Without further ado…1. LCD Soundsystem – This Is Happening (DFA/Virgin)
Not just the best album I heard the year, but one of the best I have heard in many years. LCD Soundsystem seemed to have merged an array of my favorite musical ingredients, including Krautrock, post punk, David Bowie and prog. The sometimes lengthy songs on This is Happening never relent, riding infectious, poly-rhythmic beats to some transcendent place in music well-rooted in the best of the rock ‘n’ roll canon.

2. Deerhunter – Halcyon Digest (4AD)
There is just something so other-worldly about this album. It harks back to the past of pop music while reaching to the future beyond. Deerhunter has brought its dream-like lusciousness to a smart, subtle  level. Halcyon Digest seems to echo from some alternate, ghostly dimension in music.

3. MGMT – Congratulations (Columbia)
Congratulations was a bold step forward by MGMT, while staying true to its psychedelic art rock roots. The group moves beyond disco catchiness to something much more complex, earning comparisons to Pink Floyd, the Beatles and Brian Eno.

4. Mogwai – Special Moves (Rock Action)
Though I have been a dedicated fan of this post rock outfit, following their every release since 1998’s Kicking a Dead Pig, this live double album tracing their decade-plus career made me fall in love with the band all over again. Mogwai have always been generous with their releases, throwing in behind-the-scenes footage on  DVD alongside their recent albums. This live package happens to contain a long-form film of the live show recorded in Brooklyn on DVD, capturing the group in their typical focused and intense form. I was able to find a rare triple vinyl edition package that also included a patch and signed poster, as seen in the image. Only 550 copies featured the signed poster and sold out rather fast on their website.

5. Arcade Fire – The Suburbs (Merge)
I like Arcade Fire because, as modern as they are, they seem very nostalgic and very anti-tech, even while offering a very baroque musical style that is brash, full of energy and in the now. Beyond their lyrics spelling this theme out, their vinyl records have always been produced with great care, and the Suburbs was no exception. They even posted images of every track on individual vinyl acetates, ahead of the album’s release (the image above is the first track, as featured on their website).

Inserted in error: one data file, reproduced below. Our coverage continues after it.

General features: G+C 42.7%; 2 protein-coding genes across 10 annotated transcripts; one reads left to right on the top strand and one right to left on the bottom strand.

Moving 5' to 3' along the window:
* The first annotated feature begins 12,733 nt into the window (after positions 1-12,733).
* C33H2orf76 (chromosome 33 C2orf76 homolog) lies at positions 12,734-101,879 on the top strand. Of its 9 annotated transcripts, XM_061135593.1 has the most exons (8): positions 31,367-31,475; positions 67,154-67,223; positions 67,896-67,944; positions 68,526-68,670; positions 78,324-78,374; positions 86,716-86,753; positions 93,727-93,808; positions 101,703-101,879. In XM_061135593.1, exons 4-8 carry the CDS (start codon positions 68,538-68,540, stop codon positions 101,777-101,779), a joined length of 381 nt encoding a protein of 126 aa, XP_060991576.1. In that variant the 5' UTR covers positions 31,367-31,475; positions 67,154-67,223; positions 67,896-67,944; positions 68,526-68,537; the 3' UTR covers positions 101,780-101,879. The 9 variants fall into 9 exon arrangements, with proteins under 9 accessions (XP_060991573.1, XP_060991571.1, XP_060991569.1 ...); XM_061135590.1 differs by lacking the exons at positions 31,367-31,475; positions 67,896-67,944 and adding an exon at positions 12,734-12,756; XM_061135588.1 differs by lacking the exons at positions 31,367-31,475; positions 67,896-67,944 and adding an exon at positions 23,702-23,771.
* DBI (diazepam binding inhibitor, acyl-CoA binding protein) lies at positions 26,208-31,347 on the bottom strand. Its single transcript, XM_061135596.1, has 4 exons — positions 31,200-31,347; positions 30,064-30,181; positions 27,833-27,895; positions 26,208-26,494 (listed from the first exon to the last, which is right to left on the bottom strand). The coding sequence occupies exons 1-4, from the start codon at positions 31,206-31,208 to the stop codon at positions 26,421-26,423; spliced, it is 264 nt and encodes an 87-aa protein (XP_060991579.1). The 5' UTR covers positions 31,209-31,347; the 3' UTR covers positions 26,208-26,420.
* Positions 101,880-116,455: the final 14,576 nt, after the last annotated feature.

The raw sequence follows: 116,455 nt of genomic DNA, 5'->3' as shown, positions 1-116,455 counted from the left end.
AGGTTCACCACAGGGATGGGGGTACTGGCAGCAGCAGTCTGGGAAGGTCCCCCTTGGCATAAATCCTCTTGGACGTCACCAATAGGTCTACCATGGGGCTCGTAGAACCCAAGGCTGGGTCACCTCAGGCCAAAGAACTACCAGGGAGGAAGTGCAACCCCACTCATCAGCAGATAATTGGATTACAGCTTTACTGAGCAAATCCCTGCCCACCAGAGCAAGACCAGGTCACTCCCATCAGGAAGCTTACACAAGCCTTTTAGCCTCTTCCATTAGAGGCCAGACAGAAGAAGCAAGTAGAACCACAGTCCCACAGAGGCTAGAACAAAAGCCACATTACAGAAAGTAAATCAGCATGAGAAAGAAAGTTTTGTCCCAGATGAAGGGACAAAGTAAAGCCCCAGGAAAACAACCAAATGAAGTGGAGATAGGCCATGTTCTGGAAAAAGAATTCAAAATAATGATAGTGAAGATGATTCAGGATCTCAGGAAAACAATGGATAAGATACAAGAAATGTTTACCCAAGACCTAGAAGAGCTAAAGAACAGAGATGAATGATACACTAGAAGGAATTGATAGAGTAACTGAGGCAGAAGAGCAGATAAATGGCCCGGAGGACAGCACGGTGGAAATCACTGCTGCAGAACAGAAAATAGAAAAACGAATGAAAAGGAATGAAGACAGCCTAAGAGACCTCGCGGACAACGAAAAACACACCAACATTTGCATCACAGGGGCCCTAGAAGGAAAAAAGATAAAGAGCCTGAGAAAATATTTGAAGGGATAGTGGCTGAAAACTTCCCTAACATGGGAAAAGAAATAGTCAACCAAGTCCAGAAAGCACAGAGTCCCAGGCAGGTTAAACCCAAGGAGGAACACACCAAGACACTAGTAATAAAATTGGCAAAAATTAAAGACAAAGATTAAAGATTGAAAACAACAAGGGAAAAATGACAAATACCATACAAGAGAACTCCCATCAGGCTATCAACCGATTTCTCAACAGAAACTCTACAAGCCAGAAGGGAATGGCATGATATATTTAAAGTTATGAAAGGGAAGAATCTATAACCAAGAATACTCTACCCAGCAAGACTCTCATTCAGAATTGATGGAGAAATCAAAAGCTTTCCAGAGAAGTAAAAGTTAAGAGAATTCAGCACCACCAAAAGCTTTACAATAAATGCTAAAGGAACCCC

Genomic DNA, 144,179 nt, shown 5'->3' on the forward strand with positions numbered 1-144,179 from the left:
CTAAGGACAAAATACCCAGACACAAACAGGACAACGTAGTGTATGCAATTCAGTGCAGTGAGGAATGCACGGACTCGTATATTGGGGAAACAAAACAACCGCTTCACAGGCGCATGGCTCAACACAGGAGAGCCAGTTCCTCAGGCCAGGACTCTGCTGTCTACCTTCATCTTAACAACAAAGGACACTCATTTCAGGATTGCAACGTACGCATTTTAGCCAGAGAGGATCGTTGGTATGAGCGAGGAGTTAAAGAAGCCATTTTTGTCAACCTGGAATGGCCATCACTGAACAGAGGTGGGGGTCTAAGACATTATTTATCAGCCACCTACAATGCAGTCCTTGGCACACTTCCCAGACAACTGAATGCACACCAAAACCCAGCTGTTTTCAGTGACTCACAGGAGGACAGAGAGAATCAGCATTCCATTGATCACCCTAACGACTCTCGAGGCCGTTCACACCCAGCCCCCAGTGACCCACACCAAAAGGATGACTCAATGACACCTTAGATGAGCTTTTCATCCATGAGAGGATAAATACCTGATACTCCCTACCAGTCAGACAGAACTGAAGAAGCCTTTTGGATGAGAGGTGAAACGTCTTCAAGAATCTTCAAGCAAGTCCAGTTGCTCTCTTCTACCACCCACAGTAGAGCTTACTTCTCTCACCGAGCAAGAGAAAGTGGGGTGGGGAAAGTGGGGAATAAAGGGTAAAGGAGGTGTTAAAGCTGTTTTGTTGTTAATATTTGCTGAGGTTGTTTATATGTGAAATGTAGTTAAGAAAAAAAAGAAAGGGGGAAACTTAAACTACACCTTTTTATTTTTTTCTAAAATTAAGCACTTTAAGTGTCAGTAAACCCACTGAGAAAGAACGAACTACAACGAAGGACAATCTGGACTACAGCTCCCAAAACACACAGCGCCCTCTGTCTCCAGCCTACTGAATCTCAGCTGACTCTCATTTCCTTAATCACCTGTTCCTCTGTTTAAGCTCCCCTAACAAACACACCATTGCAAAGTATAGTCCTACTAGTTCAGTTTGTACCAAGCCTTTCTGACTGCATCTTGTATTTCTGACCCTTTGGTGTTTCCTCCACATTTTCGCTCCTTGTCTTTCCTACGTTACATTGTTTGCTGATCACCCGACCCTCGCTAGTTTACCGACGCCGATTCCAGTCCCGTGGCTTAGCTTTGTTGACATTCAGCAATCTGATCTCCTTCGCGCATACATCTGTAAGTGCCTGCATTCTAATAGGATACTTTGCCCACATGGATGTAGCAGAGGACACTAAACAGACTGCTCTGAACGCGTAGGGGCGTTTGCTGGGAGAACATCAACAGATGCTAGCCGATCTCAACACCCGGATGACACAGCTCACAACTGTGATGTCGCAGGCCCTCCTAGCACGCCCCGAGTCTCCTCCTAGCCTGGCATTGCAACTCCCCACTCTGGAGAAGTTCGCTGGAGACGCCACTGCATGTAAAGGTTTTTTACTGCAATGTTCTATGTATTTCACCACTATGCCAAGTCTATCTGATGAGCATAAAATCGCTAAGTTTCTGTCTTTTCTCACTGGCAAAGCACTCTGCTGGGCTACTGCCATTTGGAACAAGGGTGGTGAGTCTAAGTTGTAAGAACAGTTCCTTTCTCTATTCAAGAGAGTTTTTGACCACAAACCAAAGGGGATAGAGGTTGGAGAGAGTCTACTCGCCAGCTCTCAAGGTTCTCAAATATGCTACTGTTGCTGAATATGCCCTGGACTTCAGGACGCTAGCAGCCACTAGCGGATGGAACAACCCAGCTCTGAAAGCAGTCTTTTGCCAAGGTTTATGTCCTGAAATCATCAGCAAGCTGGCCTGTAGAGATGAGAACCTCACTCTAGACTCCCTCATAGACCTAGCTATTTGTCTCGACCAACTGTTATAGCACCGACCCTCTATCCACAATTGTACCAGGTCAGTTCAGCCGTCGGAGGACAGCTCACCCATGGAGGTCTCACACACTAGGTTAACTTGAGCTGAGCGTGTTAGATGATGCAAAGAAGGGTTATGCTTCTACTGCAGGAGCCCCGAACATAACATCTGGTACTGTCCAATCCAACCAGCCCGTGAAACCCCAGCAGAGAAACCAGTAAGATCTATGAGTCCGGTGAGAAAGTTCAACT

6. Beach House – Teen Dream (Sub Pop)
A consistently dreamy album built on delicate melodies instead of the wash of noise that is so easy for dream-pop bands to hide behind. I picked up the vinyl album after I saw them live for the first time. It came with a DVD with amateurish videos for each song. None of these videos come near to equating the splendor of the music that defies visual representation. It’s best left unwatched.

7. Broken Social Scene – Forgiveness Rock Record (Arts & Crafts)
My love for Broken Social Scene stemmed from their sonic kinship with bands like the Sea and Cake and Tortoise. When they got together with those band’s drummer and key sonic engineer, John McEntire, for this new album, it felt like a perfect match. The results were indeed a magic melding of McEntire’s projects with BSS. A limited run of this album came out as a set of colored 10-inch 180 gram vinyl records with one song one each side. It was limited to only 500 copies, but it seems you can still get it on-line.

8. The Vaselines – Sex with an X (Sub Pop)
A brilliant comeback more than 20 years in the making. It’s like Eugene Kelly and Frances McKee had never separated at the end of the 80s. Their sly sense of humor remains intact, not to mention the brash song-writing that still echoes their garage-rock origins, albeit with a more polished and glossier production.9. Of Montreal – False Priest (Polyvinyl)
Speaking of a more polished sound, Of Montreal followed up the most insane record of their career, Skeletal Lamping, with the better focused False Priest. It did not take many listens to fall under the glammy, soulful spell of this neo glam rock outfit’s landmark 10th album. More than ever, mastermind and singer Kevin Barnes shows off his leanings toward Prince-inspired stylings with not only his howls and moans but also his songcraft.

10. Stereolab – Not Music (Drag City)
Stereolab made a low-key return to the indie music scene at the end of the year with their new “non-album” composed of outtakes from the sessions that produced 2008’s Chemical Chords. Appropriately titled Not Music, the album reveals the “groop” at its most unrestrained in years. “Silver Sands” was just a low-key three-minute ditty on Chemical Chords, but on Not Music, it’s extended to take on a whole side of one of the slabs of vinyl to jam out in all it’s Krautrock-inspired glory. This was a glorious return to the old Stereolab I fell in love with in the early nineties. The collector-friendly (or frustrating, depending on how you see it) band has released only 500 copies of the vinyl version of the album on clear wax via the UK’s Rough Trade store. Yep, I got a copy.

Finally, though I know I have been on “hiatus” for a while (man, the indie world is quiet this time of year), I do plan a prompt follow-up to present readers with the most impressive re-issue I came across this year, and I did come across several cool things.

For now, do share your top own 10 albums in the comment section below (it doesn’t have to be vinyl).

(Copyright 2010 by Hans Morgenstern. All Rights Reserved. This material may not be published, broadcast, rewritten or redistributed without permission.)